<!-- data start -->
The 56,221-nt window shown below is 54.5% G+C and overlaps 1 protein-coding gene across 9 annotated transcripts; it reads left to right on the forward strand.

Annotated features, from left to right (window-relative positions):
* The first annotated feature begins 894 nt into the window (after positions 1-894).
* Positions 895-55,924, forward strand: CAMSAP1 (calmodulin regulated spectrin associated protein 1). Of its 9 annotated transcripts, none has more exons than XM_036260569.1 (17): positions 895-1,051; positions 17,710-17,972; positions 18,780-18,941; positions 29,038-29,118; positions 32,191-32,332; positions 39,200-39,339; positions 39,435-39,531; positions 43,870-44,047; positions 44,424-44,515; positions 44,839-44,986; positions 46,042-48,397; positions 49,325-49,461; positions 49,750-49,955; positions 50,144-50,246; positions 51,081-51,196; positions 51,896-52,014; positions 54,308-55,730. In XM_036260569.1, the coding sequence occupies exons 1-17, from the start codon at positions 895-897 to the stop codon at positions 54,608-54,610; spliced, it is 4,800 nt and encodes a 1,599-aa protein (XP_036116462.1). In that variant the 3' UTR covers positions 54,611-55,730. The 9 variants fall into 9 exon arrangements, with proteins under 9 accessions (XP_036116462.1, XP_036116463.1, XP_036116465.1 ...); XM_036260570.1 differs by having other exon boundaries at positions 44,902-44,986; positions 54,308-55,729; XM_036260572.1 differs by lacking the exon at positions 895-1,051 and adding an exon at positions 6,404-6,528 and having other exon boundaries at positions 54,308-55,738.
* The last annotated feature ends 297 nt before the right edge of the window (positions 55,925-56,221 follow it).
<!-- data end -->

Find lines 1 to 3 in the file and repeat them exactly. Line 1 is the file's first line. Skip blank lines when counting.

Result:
The 56,221-nt window shown below is 54.5% G+C and overlaps 1 protein-coding gene across 9 annotated transcripts; it reads left to right on the forward strand.

Annotated features, from left to right (window-relative positions):
* The first annotated feature begins 894 nt into the window (after positions 1-894).